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created a stub for John Francis’ notion of factorization homology.
Was the reason you wrote
In fact the definition of factorization homotopy
that you think homology a poor relation of the real concept homotopy?
Woops. My fingers once again. They begin to lead a life of their own. ;-)
Concerning your question: I see what you mean, but I am not quite sure. I need to learn/think about this a bit more.
My question derived from judgements such as here:
homology in turn seems to be a rather contrived, rather derived concept… it appears as a comparatively ad hoc, comparatively unnatural thing to consider.
Just sat in the second talk by John Francis, used the occasion to fill some of my notes into the entry factorization homology.
David, yes, I know what you mean. I’ll reply in more detail a little later, don’t have the time right now…
David, very briefly, in a stolen second:
Cohomology, being $Maps(-,A)$, is naturally “dual” to homotopy in the sense that the latter is $Maps(S^n,-)$. But in the presence of closed monoidal structure, the internal hom $[-,A]$ is also naturally “dual” in another sense to the tensor $-\otimes A$, hence to homology. So homology is quite naturally dual to cohomology for given chosen monoidal structure. That’s how it works.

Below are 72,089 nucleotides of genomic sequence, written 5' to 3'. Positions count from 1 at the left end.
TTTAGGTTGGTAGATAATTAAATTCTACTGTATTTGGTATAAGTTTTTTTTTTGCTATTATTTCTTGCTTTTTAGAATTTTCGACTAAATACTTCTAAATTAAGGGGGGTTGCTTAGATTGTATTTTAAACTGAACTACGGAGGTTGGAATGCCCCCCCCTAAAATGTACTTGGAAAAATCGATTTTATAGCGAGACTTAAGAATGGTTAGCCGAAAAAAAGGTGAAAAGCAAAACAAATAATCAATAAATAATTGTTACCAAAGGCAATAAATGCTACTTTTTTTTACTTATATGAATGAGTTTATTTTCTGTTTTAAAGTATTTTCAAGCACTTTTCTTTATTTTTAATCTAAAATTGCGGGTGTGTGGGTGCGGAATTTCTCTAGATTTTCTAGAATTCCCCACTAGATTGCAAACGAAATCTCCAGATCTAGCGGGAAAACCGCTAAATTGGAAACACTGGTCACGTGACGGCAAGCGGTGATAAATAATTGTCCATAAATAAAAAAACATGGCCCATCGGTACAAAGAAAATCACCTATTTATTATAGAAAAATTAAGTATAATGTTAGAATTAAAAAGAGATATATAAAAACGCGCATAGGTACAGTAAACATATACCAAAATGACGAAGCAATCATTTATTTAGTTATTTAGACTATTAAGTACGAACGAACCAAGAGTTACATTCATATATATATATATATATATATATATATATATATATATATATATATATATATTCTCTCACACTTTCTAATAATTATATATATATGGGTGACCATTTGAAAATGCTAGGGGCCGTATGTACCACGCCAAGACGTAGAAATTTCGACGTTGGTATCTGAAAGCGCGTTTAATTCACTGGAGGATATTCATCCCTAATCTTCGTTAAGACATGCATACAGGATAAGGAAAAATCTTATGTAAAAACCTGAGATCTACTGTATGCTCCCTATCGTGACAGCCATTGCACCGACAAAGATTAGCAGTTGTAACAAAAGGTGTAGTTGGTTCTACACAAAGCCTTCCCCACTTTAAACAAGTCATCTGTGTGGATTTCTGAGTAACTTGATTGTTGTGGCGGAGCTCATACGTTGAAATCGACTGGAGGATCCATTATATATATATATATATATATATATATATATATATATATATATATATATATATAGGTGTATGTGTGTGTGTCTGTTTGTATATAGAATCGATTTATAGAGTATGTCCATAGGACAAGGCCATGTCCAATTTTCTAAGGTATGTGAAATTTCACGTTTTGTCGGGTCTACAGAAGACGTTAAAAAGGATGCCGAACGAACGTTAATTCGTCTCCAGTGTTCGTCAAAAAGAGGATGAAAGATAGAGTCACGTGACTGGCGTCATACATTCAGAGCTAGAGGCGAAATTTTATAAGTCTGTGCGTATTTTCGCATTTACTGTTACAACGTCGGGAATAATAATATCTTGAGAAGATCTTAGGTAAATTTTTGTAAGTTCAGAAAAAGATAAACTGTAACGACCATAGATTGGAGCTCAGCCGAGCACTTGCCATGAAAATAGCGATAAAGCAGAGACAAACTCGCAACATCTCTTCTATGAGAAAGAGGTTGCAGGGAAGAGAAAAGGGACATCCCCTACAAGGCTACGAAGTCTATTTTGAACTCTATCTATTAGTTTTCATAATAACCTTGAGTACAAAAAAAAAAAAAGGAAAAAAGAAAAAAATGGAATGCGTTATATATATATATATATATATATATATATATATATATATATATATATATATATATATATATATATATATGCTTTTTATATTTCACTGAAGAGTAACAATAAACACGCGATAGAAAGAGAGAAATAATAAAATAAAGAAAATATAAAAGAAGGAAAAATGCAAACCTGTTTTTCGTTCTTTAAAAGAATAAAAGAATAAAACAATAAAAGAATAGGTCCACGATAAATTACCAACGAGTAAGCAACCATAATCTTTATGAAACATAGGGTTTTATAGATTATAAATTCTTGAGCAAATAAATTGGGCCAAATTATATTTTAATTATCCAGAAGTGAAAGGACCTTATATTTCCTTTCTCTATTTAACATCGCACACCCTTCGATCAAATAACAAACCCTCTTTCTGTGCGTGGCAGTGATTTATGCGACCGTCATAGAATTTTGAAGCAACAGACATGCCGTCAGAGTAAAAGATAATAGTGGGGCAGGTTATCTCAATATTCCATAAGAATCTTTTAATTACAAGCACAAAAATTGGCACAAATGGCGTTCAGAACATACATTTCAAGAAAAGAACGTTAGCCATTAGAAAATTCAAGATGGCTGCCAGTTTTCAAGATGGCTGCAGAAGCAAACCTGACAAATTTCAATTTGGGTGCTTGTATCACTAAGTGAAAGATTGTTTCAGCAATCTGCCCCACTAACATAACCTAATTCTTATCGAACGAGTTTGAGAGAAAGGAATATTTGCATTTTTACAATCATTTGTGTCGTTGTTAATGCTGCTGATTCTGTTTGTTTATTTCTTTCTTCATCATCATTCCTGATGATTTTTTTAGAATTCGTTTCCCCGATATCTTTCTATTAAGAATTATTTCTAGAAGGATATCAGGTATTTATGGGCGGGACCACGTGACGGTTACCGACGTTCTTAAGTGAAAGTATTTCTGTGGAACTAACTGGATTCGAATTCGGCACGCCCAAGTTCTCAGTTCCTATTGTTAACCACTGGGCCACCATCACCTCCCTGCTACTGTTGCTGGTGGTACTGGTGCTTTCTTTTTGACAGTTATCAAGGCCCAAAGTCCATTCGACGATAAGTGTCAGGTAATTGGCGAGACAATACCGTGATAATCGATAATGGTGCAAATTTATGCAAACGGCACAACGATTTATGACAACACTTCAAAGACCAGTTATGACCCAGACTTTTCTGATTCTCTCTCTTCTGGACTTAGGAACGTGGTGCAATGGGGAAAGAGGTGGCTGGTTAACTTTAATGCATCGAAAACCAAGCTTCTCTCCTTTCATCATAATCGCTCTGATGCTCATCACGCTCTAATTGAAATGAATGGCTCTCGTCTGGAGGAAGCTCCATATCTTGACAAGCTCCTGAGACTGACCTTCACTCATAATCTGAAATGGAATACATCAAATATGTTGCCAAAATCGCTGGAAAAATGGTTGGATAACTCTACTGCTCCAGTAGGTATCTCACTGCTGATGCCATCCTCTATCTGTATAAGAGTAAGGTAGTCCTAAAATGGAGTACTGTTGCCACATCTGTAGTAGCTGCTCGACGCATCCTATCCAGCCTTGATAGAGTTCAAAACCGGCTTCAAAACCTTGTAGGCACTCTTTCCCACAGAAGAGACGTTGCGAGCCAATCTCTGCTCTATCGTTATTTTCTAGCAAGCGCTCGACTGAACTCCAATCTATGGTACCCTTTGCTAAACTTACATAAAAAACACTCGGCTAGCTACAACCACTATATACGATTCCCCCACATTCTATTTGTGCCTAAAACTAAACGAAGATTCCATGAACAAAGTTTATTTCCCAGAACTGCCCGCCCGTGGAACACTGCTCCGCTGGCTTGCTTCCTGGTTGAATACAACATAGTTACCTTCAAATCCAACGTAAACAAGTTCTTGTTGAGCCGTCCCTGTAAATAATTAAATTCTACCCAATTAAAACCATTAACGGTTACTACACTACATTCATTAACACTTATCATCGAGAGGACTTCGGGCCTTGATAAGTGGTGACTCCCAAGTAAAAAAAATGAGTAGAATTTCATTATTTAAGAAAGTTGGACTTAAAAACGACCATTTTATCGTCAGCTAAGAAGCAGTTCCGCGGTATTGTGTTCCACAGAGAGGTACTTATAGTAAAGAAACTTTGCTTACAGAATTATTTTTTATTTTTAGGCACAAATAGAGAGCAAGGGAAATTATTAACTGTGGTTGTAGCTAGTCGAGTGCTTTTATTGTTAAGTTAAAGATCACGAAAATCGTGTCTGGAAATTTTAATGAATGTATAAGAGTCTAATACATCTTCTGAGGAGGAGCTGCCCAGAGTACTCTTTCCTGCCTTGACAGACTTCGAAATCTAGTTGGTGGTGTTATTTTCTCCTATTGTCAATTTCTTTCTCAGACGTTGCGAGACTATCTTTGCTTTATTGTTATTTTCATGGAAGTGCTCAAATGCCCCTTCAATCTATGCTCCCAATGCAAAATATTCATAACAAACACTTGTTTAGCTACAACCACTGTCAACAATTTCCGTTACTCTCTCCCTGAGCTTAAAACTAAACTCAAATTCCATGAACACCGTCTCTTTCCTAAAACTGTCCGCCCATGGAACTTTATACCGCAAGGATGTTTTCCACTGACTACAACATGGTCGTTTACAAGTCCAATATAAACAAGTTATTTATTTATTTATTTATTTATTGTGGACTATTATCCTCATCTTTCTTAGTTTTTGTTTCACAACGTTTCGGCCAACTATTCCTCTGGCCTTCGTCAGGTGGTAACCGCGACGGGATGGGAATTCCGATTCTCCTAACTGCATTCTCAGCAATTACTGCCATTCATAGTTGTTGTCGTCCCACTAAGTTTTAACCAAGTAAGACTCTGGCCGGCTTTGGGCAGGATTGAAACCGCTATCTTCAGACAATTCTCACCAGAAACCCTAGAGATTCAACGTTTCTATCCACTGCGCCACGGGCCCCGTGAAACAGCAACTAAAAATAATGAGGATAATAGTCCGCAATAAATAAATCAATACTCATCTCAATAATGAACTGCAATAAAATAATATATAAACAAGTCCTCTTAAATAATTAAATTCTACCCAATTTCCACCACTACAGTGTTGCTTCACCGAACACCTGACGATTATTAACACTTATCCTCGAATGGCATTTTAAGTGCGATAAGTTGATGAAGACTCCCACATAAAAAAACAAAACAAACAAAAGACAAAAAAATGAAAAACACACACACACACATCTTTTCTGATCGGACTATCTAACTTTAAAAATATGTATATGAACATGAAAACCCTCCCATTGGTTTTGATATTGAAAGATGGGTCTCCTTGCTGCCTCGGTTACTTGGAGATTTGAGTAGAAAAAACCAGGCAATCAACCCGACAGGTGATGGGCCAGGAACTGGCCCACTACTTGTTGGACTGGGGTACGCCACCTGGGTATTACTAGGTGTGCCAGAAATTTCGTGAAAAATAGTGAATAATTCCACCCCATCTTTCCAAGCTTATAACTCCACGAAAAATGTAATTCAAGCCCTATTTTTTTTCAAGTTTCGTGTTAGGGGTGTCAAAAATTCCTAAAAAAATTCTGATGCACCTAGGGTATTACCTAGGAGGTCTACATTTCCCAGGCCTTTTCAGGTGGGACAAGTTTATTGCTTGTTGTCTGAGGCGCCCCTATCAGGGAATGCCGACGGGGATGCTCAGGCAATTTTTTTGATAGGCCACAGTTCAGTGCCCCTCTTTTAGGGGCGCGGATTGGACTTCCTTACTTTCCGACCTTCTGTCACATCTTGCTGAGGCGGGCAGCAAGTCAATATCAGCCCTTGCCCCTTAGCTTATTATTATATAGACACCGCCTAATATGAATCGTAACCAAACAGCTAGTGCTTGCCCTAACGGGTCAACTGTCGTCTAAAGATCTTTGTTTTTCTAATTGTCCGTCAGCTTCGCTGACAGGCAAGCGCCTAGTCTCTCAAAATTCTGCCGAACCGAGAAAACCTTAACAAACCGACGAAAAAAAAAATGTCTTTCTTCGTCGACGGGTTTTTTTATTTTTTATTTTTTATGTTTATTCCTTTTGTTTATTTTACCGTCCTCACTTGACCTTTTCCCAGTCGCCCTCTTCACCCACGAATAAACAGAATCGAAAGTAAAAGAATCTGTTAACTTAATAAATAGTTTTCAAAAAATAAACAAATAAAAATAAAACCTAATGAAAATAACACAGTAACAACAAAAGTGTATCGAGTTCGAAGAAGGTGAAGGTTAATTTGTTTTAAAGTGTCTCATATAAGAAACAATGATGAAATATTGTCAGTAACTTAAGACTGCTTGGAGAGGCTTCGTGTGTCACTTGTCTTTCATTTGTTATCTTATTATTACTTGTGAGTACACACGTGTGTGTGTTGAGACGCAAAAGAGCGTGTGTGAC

added the arXiv-reference available now
Urs, I really already knew #6, but you made it very clear, thank you.
Okay, if this is missing on the $n$Lab, it needs to be added. I started making an attempt, but let’s discuss this in its own thread, here.
No doubt Factorization homology of stratified spaces is important, so added it to references.
Thanks for the pointer.
I added a few references to factorization homology.
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